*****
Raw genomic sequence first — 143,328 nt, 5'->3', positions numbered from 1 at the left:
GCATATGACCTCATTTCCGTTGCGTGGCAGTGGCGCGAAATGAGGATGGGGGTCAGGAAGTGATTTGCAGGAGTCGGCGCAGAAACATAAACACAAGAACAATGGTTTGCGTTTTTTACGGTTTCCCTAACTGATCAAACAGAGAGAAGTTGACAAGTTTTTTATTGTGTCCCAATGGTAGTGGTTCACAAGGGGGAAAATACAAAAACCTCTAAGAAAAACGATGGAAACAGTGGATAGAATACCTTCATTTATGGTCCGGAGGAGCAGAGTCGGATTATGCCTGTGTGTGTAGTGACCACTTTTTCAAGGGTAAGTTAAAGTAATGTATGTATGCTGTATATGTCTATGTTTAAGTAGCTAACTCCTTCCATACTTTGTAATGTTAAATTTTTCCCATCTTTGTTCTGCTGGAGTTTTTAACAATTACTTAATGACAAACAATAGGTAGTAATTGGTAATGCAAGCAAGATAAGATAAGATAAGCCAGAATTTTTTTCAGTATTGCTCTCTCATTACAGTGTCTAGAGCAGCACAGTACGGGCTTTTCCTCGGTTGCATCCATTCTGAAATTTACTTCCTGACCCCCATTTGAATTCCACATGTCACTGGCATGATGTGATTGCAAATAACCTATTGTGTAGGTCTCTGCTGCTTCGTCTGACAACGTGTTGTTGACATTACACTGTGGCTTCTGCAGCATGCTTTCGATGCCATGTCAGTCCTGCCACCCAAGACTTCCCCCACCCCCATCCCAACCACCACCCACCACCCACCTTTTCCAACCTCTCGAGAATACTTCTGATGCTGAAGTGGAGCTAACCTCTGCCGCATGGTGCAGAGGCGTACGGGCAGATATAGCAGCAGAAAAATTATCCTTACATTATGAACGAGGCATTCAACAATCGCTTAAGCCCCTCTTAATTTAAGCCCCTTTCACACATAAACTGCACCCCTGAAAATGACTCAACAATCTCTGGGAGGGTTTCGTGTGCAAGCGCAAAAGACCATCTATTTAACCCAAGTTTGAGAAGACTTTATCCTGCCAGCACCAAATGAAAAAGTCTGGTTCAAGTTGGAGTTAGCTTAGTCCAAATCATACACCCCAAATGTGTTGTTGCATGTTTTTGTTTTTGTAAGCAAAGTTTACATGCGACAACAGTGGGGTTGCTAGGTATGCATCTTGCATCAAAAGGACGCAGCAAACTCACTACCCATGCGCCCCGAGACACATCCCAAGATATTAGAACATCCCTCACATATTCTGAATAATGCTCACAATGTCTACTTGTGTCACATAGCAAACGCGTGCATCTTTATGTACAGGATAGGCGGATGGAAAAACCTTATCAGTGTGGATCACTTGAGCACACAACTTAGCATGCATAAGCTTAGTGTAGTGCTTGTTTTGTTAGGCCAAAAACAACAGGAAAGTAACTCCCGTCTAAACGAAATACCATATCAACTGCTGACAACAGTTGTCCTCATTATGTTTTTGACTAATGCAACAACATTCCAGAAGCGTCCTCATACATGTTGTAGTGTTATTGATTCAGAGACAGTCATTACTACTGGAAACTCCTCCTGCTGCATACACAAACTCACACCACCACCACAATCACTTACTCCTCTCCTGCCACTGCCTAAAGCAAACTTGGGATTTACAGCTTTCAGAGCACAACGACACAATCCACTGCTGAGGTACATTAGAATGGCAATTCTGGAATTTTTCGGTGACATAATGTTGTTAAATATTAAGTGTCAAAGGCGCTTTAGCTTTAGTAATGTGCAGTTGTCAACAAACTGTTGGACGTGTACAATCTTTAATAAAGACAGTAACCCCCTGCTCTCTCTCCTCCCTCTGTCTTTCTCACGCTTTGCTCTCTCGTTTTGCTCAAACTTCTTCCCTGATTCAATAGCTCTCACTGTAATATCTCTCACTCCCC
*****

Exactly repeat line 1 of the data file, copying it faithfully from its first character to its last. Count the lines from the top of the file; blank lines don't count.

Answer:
Raw genomic sequence first — 143,328 nt, 5'->3', positions numbered from 1 at the left: